American pharmaceutical giant Pfizer Inc. (PFE) has put forward a bid of $100 billion for British AstraZeneca Plc (ADR) (AZN), according to a report published by London-based Sunday Times. The unofficial talks are currently inactive, with both sides decidedly quiet about the news.
The report cites a few senior investment bankers and industry insiders who are privy to the news that the unofficial offer was for £60 billion, which was quickly turned down by AstraZeneca. Although there are no known negotiations under way, Pfizer prides itself on pulling off some of the largest mergers and acquisitions in the industry, with the latest one the Wyeth acquisition for $68 billion in 2009.
AstraZeneca, the second-largest drug-maker outside of the UK, has been under the microscope as a potential acquisition target as it faces a patent cliff, with some of its major drugs losing exclusivity over the next few years. Notably, the company’s blockbuster high-cholesterol treatment drug Crestor will lose its patent in the next few years. However, a more immediate concern lies in the $4 billion hit the company could take with the loss of market share to generics for its heartburn and ulcer treatment drug, Nexium. This could occur as soon as next month.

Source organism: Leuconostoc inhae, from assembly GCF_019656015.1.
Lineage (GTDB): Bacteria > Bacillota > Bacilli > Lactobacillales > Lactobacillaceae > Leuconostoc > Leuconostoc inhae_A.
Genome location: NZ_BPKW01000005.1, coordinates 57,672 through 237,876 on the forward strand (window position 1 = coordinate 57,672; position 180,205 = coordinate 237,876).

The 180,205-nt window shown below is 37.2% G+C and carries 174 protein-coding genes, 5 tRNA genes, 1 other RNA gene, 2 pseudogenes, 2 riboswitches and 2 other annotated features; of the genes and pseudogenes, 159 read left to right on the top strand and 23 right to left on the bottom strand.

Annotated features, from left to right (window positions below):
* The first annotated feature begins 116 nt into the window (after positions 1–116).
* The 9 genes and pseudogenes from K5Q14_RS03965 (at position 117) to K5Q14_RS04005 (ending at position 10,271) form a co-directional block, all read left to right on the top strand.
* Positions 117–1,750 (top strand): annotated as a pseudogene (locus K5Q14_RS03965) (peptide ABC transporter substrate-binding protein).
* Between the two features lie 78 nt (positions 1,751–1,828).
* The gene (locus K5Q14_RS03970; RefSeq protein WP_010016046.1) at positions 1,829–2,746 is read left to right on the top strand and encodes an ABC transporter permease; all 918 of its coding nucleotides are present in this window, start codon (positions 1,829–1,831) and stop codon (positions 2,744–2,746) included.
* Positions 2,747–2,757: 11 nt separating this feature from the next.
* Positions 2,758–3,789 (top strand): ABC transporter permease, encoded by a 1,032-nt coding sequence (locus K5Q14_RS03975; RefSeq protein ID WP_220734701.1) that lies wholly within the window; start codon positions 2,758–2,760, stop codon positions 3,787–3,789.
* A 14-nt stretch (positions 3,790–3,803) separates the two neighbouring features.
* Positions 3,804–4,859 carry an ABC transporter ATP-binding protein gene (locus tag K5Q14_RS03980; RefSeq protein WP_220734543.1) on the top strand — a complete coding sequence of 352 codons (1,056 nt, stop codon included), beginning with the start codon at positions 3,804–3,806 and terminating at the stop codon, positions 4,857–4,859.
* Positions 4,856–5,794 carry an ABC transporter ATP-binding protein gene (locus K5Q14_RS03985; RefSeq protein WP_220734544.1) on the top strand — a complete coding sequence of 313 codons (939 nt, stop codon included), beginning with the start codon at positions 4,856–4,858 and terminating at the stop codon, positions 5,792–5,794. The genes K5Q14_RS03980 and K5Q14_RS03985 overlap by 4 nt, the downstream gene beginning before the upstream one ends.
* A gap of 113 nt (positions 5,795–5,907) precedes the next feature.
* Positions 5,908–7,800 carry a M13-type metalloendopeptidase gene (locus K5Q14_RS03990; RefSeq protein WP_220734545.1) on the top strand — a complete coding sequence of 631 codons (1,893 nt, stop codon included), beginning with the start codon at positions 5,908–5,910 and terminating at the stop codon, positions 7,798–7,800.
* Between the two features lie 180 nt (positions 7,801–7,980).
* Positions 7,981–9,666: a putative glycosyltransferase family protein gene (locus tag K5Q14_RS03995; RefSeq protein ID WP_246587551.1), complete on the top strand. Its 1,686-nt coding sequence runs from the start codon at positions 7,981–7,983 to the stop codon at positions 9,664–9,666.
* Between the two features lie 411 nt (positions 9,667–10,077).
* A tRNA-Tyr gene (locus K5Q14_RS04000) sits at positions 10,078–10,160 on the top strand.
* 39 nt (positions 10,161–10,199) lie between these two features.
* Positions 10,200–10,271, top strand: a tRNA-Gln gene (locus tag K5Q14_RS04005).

Concerns remain about the company’s future growth due to the expiring patents – Astra’s revenues were down more than 6% for the fourth quarter of its fiscal 2013 (4QFY13). The company expects sales to erode this year as well, though it believes that it has a strong and promising pipeline. Astra is working on its own, as well as in partnership, on drugs in which the human body uses its own immune cells to fight off cancer.
Pfizer, meanwhile, is facing a patent cliff of its own, the most recent ones being anti-cholesterol drug Lipitor, and also the painkiller Celebrex, which lost market exclusivity after a court order earlier this year. The company is also looking to put to use its $70 billion trove of overseas cash. Bringing it back to the US will create a huge tax burden, and acquiring AstraZeneca could potentially lower the company’s overall taxes if it employs corporate inversion.
Since taking over the largest drug-maker in 2010, Pfizer’s CEO, Ian Read, has had conflicting opinions on whether or not to pursue any mega-acquisitions. He had earlier indicated that Pfizer was disinclined to pursue such ventures, but has since shown signs of interest, saying, “…Never say never to a larger acquisition that made sense.”
Although both sides are not commenting on the talks, a bid for AstraZeneca could be in the works, whether by Pfizer or a different drug-maker. Swiss pharmaceutical company Novartis AG (ADR) (NVS) and AstraZeneca’s larger British peer GlaxoSmithKline Plc (ADR) (GSK) have been noted as potential players in the mix.
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